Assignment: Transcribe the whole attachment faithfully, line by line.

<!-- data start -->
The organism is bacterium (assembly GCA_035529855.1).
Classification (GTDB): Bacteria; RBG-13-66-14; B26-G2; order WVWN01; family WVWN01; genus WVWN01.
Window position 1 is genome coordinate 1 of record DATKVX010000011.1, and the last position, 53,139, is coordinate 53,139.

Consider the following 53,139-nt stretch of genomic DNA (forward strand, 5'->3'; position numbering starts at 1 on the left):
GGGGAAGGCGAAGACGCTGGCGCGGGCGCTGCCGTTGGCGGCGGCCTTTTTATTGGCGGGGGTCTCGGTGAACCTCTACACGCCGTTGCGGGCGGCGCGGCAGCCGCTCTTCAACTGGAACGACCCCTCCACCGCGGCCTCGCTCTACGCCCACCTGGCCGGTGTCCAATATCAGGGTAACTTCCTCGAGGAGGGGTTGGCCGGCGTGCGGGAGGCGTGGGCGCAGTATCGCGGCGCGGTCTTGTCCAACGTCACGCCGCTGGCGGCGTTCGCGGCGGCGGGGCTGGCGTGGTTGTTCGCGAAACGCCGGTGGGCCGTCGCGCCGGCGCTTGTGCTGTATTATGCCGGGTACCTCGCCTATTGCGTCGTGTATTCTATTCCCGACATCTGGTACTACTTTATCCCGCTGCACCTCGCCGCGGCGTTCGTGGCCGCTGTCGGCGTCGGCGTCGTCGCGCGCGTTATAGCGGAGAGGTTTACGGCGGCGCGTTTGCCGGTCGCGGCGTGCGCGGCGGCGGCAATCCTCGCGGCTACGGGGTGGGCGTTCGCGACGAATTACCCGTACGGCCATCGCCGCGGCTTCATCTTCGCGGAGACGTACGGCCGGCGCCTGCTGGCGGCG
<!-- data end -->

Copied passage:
The organism is bacterium (assembly GCA_035529855.1).
Classification (GTDB): Bacteria; RBG-13-66-14; B26-G2; order WVWN01; family WVWN01; genus WVWN01.
Window position 1 is genome coordinate 1 of record DATKVX010000011.1, and the last position, 53,139, is coordinate 53,139.

Consider the following 53,139-nt stretch of genomic DNA (forward strand, 5'->3'; position numbering starts at 1 on the left):
GGGGAAGGCGAAGACGCTGGCGCGGGCGCTGCCGTTGGCGGCGGCCTTTTTATTGGCGGGGGTCTCGGTGAACCTCTACACGCCGTTGCGGGCGGCGCGGCAGCCGCTCTTCAACTGGAACGACCCCTCCACCGCGGCCTCGCTCTACGCCCACCTGGCCGGTGTCCAATATCAGGGTAACTTCCTCGAGGAGGGGTTGGCCGGCGTGCGGGAGGCGTGGGCGCAGTATCGCGGCGCGGTCTTGTCCAACGTCACGCCGCTGGCGGCGTTCGCGGCGGCGGGGCTGGCGTGGTTGTTCGCGAAACGCCGGTGGGCCGTCGCGCCGGCGCTTGTGCTGTATTATGCCGGGTACCTCGCCTATTGCGTCGTGTATTCTATTCCCGACATCTGGTACTACTTTATCCCGCTGCACCTCGCCGCGGCGTTCGTGGCCGCTGTCGGCGTCGGCGTCGTCGCGCGCGTTATAGCGGAGAGGTTTACGGCGGCGCGTTTGCCGGTCGCGGCGTGCGCGGCGGCGGCAATCCTCGCGGCTACGGGGTGGGCGTTCGCGACGAATTACCCGTACGGCCATCGCCGCGGCTTCATCTTCGCGGAGACGTACGGCCGGCGCCTGCTGGCGGCG